Finally, while I don't know much about this topic in particular, "1 in 2 Americans don't know how to use antibiotics appropriately" plus "1 in 2 cases of resistance come about as the result of antibiotic misuse" doesn't seem to necessarily imply that education is the best way to respond to AR issues. 

For example, we could change the way doctors prescribe antibiotics to make misuse less likely without changing the way we educate patients (see this example from the UK's Behavioural Insights team). We may also wind up focusing on resistance that comes from sources other than misuse, if there are effective solutions in those areas. Sometimes, the most effective way to work on a problem doesn't involve tackling its biggest sub-problem.

Hi Aaron, thank you for your thoughtful response! The shallow cause writeup talked about public education on the "stewardship of existing antibiotic resources" ("Antibiotic Resistance," 2013). I do understand that the two statistics may imply separate cases but antibiotic misuse. However, the case study in France, the European nation with the highest antibiotic prescription rates, revealed that an campaign called “Antibiotics are not automatic” administered in France decreased prescriptions by 45% and antibiotic consumptio... (read more)

2Aaron Gertler1yThanks for adding links! Is the school-based work you're doing something you hope will become California policy at some point? If so, is it based on similar policy that was successful elsewhere?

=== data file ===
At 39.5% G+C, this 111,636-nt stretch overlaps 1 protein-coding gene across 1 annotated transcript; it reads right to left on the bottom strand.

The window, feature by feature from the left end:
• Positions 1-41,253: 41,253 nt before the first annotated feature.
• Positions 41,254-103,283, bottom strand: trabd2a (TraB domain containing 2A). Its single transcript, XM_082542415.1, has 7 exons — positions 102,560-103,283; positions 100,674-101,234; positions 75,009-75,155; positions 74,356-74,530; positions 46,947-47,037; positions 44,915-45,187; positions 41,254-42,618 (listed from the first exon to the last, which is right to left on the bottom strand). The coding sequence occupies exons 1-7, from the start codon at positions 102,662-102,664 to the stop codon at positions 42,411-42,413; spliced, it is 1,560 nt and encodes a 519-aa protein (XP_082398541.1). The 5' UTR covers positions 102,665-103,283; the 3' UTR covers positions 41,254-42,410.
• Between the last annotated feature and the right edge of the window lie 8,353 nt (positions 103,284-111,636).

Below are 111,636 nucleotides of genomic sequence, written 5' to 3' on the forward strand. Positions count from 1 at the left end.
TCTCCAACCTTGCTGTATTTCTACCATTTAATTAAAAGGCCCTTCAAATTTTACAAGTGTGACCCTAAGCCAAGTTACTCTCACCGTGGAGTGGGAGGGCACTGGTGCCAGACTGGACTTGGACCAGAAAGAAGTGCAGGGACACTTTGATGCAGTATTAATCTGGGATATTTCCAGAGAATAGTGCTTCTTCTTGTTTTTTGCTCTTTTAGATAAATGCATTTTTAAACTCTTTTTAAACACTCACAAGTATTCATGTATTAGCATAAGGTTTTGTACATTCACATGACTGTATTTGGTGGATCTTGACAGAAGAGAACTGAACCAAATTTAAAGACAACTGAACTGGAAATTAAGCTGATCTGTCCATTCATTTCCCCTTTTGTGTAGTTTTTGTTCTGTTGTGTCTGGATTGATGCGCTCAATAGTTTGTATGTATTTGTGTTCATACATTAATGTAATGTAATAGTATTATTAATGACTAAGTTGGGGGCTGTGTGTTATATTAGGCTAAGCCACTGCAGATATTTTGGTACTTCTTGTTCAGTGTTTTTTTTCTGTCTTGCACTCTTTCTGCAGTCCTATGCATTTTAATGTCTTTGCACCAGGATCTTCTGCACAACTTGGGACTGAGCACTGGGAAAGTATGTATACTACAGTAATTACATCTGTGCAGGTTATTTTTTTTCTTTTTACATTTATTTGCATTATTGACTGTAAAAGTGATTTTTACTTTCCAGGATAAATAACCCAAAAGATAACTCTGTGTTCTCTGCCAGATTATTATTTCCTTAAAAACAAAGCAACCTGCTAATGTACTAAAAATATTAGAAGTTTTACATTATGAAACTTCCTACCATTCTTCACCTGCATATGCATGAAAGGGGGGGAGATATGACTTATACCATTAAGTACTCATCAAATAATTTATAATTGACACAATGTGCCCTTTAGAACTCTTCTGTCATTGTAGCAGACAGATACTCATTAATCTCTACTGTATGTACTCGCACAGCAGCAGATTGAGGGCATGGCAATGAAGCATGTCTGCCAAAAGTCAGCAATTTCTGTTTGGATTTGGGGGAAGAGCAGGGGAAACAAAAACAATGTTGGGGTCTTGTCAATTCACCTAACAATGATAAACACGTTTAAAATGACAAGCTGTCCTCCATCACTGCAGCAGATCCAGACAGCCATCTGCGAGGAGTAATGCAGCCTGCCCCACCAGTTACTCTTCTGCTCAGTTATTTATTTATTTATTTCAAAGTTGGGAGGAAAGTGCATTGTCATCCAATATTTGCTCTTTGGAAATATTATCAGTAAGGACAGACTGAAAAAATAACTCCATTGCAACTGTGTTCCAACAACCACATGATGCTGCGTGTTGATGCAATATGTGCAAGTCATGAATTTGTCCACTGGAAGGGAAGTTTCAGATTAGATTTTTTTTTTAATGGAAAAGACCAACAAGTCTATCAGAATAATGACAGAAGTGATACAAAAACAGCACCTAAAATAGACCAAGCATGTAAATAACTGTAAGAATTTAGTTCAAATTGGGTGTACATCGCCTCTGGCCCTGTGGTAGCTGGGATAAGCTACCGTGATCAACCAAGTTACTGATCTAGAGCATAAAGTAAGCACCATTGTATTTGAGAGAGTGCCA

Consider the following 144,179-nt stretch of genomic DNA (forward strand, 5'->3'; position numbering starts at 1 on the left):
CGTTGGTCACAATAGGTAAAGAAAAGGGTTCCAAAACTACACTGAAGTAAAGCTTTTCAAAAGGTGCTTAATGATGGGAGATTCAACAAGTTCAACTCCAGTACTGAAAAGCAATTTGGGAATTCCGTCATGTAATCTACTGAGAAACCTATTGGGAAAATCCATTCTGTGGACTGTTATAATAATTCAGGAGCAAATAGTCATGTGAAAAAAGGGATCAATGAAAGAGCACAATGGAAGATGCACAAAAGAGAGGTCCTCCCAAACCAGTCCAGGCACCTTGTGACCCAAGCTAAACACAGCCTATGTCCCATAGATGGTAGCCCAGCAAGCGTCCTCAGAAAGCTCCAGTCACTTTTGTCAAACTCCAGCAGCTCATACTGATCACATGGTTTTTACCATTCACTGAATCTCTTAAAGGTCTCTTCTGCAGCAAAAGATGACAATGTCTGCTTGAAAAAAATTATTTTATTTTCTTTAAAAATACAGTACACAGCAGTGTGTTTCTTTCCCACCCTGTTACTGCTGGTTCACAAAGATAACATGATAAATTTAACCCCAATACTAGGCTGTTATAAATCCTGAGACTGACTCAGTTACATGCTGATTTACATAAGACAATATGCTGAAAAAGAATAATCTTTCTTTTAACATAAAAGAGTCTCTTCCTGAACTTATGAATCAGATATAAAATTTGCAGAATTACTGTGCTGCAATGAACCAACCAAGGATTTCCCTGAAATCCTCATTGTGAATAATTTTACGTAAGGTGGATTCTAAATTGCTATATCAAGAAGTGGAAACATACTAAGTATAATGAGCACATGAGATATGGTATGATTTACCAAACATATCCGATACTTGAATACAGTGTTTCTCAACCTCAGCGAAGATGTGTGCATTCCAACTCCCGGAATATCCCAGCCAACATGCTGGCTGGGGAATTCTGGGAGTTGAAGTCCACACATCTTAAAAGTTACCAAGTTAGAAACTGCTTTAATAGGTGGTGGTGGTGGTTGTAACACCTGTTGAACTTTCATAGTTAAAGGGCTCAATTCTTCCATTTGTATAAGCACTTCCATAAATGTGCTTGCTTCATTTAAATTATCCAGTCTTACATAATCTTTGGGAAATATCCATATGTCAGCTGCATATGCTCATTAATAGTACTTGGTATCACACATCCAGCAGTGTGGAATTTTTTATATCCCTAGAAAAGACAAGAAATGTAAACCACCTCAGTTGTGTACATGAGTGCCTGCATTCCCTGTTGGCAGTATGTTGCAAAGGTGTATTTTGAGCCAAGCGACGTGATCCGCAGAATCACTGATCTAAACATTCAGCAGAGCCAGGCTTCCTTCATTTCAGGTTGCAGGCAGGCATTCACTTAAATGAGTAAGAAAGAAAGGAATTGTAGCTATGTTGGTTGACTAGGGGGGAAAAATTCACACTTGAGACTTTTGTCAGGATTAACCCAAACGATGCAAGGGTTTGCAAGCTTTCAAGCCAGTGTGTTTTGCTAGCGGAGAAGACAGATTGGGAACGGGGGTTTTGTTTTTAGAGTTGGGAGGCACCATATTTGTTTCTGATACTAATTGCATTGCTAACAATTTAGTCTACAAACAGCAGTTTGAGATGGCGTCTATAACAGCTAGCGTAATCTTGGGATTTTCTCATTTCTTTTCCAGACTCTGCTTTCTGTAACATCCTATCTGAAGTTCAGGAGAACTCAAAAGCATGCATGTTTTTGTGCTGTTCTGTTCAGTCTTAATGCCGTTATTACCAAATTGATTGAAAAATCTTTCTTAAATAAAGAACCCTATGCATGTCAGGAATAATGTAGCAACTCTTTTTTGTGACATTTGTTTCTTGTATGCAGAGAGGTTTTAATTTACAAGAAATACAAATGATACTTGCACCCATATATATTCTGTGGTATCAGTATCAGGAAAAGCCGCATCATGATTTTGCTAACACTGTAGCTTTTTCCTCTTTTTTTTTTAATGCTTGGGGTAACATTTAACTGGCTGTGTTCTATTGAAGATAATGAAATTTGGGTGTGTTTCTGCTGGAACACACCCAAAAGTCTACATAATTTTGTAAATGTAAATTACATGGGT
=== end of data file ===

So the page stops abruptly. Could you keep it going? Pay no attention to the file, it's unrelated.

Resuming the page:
Hi, since half a year back I am running a foundation focusing on prevention of antibiotic resistance and am working very actively with mapping up the area: parfoundation.org Feel free to reach out if you’d like to have a chat about it! I could also write up a forum post on the subject soon-ish!

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Hi, I'm an EA working in a prominent antibiotics resistance lab. From my point of view, antibiotics resistance is a big issue, resistance is growing, HOWEVER, there are actually a lot of medications in the pipeline that are effective but weren't brought to market because it's not financially viable right now (that I heard in a talk by Floyd Romesberg). There are also other interesting therapies like antimicrobial peptides (explanation here: https://www.ncbi.nlm.nih.gov/pubmed/15761415 ). My lab developed an ML model that will help doctors in Israel select the most optimal antibiotic (https://www.nature.com/articles/s41591-019-0503-6 ) and also sequencing is getting so good that it's not improbable that in 10 years, IF THERE WILL BE A NEED you'd come to the Doctor, he'll swab you and get a full antibiotics resistance profile, and prescribe you a medication accordingly.

The reason that these medications and technologies aren't implemented is that antibiotics resistance is still more or less manageable, it is not at a crisis level. Unlike pandemics, a global antibiotics resistance crisis doesn't rise in one day (though it is quick! there was essentially very little 70 years ago) so that means that was the situation to become worse, it is possible to draw on all these technologies to form some sort of defense. However, it is true that many people die of antibiotics a year and it will likely affect developing countries disproportionately. All in all, it is true that antibiotics resistance is a threat, but it's just not a GBCR.

This fits with my general impression that biosecurity experts in EA (at OpenPhil, FHI, and elsewhere) don't generally consider antibiotic resistance to be a top-priority threat.

Reading this question made me realise that I don't have a very detailed understanding of why that is. What you describe sounds like an important part of it.